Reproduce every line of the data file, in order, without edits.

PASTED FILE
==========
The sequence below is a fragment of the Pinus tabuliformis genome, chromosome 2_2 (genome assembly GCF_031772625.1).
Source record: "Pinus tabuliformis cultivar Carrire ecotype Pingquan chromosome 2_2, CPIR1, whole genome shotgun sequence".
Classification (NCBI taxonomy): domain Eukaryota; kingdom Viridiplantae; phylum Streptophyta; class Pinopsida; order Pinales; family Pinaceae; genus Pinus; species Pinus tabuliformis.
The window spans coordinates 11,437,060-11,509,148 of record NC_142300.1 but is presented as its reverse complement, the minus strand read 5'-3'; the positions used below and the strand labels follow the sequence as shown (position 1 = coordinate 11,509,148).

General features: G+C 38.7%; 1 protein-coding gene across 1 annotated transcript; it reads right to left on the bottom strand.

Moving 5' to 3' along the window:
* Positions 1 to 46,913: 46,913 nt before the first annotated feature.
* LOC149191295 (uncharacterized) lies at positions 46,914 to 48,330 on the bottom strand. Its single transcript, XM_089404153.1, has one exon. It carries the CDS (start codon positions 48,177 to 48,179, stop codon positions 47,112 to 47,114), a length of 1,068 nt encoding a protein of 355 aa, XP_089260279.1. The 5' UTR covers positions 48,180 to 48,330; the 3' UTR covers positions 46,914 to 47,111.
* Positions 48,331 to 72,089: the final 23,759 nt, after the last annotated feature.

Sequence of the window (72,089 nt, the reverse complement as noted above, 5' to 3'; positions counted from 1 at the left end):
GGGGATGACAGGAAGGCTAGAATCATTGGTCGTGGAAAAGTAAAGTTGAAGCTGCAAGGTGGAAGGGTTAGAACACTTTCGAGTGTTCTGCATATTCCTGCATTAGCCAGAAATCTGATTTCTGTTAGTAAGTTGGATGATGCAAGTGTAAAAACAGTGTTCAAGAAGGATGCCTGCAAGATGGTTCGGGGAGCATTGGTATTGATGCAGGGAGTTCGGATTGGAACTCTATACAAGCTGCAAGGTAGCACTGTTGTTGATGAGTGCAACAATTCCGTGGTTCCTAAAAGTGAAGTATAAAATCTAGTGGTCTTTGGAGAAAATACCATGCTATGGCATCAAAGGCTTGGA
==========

The sequence below is a fragment of the Pinus tabuliformis genome, chromosome 2_2 (genome assembly GCF_031772625.1).
Source record: "Pinus tabuliformis cultivar Carrire ecotype Pingquan chromosome 2_2, CPIR1, whole genome shotgun sequence".
Classification (NCBI taxonomy): domain Eukaryota; kingdom Viridiplantae; phylum Streptophyta; class Pinopsida; order Pinales; family Pinaceae; genus Pinus; species Pinus tabuliformis.
The window spans coordinates 11,437,060-11,509,148 of record NC_142300.1 but is presented as its reverse complement, the minus strand read 5'-3'; the positions used below and the strand labels follow the sequence as shown (position 1 = coordinate 11,509,148).

General features: G+C 38.7%; 1 protein-coding gene across 1 annotated transcript; it reads right to left on the bottom strand.

Moving 5' to 3' along the window:
* Positions 1 to 46,913: 46,913 nt before the first annotated feature.
* LOC149191295 (uncharacterized) lies at positions 46,914 to 48,330 on the bottom strand. Its single transcript, XM_089404153.1, has one exon. It carries the CDS (start codon positions 48,177 to 48,179, stop codon positions 47,112 to 47,114), a length of 1,068 nt encoding a protein of 355 aa, XP_089260279.1. The 5' UTR covers positions 48,180 to 48,330; the 3' UTR covers positions 46,914 to 47,111.
* Positions 48,331 to 72,089: the final 23,759 nt, after the last annotated feature.

Sequence of the window (72,089 nt, the reverse complement as noted above, 5' to 3'; positions counted from 1 at the left end):
GGGGATGACAGGAAGGCTAGAATCATTGGTCGTGGAAAAGTAAAGTTGAAGCTGCAAGGTGGAAGGGTTAGAACACTTTCGAGTGTTCTGCATATTCCTGCATTAGCCAGAAATCTGATTTCTGTTAGTAAGTTGGATGATGCAAGTGTAAAAACAGTGTTCAAGAAGGATGCCTGCAAGATGGTTCGGGGAGCATTGGTATTGATGCAGGGAGTTCGGATTGGAACTCTATACAAGCTGCAAGGTAGCACTGTTGTTGATGAGTGCAACAATTCCGTGGTTCCTAAAAGTGAAGTATAAAATCTAGTGGTCTTTGGAGAAAATACCATGCTATGGCATCAAAGGCTTGGA